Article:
10,000 black straight lines and 10,000 black not straight lines within a four-meter circle.
Installed in April 2015 by Nicolai Angelov.
“Arcs and Lines”, the 51 drawings by Sol LeWitt presented in the correct arrangement and sequence, required all the available wall space in the small gallery on Mühlegasse 27. The opening of the exhibition on October 16, 1975, was a major and important event for us and the history of the gallery. In light of the enduring partnership with Sol LeWitt who came to our opening and remained a close collaborator over a period of decades, this estimation was true and accurate in all respects.
On October 18, 1975, two further openings in Basel gained the attention of art connoisseurs who were able to recognize the potential and innovative power of Sol LeWitt’s work. Rolf Preisig showed three wall drawings in his gallery on Rheinfelderstrasse and the Kunsthalle presented the artist’s graphic oeuvre and the “Incomplete Open Cubes”.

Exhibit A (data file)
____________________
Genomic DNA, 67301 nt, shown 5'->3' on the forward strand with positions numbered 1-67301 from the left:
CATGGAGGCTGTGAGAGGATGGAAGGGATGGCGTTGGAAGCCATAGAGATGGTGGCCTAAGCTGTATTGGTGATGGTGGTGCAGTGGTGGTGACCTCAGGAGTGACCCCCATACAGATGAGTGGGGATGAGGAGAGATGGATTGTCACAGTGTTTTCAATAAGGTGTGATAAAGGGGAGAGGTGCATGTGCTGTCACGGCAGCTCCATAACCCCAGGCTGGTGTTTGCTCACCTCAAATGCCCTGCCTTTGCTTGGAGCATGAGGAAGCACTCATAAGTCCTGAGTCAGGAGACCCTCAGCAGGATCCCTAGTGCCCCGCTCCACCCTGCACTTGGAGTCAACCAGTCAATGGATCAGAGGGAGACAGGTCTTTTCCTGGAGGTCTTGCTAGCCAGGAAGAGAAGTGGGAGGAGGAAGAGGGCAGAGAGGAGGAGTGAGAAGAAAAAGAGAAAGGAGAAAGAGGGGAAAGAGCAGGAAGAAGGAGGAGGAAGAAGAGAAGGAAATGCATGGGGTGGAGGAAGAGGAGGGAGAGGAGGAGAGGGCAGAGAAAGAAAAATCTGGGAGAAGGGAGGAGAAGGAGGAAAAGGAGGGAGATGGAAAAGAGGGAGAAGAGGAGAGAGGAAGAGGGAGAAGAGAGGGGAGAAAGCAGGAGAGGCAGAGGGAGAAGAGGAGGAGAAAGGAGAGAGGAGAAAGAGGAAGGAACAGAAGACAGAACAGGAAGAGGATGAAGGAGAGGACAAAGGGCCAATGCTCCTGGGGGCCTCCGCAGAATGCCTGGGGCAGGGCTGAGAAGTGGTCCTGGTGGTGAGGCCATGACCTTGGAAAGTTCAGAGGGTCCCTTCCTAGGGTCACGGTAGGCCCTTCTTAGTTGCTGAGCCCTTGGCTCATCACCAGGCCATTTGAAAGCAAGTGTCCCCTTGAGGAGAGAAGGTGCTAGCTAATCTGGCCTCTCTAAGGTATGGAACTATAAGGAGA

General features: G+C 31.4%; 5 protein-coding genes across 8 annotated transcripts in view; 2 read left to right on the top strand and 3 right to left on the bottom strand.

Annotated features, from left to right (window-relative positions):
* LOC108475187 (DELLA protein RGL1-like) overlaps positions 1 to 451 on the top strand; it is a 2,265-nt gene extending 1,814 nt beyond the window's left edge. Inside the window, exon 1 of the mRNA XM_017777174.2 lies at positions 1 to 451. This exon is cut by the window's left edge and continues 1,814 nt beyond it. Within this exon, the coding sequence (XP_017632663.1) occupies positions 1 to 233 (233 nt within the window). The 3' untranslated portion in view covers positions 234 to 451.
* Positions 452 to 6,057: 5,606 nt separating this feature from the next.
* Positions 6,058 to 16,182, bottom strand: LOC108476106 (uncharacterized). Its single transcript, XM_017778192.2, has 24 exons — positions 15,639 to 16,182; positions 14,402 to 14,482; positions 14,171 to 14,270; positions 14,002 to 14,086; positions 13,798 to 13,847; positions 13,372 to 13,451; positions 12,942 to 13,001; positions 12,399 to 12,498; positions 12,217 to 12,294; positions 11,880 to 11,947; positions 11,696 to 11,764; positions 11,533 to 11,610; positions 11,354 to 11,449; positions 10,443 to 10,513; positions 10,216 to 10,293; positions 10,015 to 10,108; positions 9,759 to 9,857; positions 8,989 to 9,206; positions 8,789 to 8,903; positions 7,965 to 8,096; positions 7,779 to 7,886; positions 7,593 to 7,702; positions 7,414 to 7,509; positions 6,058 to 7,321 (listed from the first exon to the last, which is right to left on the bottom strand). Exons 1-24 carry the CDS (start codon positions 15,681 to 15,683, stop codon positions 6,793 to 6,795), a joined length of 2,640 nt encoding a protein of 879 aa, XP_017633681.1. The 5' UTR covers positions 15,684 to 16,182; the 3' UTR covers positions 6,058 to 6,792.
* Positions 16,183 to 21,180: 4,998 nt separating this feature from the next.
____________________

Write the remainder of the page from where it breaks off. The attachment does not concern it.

On this occasion, we joined with Rolf Preisig and Marilena Bonomo to publish the artist book “Lines & Color”, which was printed in Zurich. This references another concern of LeWitt’s, one that preoccupied him throughout his life: the artist book, as he understood it, is a piece of art in the form of book or booklet, simply produced and affordably priced.
A skeptical review in the Zurich press stands out in memory. Sol LeWitt’s showing at the Kunsthalle in Basel was critically assessed, but the exhibitions of the two galleries only received peripheral mention. The manner with which American artists, in particular, had been conceiving of a renewal of art over the preceding years was not met with much understanding. Only a limited number of enthusiasts saw these works and ideas as representing a new and valid conception. The involvement of two young galleries was regarded as a concerted effort to locally establish an artist’s career.
Sol LeWitt liked it when a multiplicity of participants validated his work in different roles, when they profited from it in their respectively entitled ways. Time and again, we were able to count on his loyalty, support and even his benevolence, freely given as a matter of course. His whole life long, he managed to elude the art world’s pretensions to power and the schematic tendencies of art criticism.
The point of departure and focus of the Sol LeWitt ‘system’ was always Sol LeWitt. The studio was the site of intensive and concentrated activity. It took almost daily manual work to trigger the changes that preserved the tension and vitality for the intended dissemination of the work and allowed the family of concepts and inventions to take shape and develop.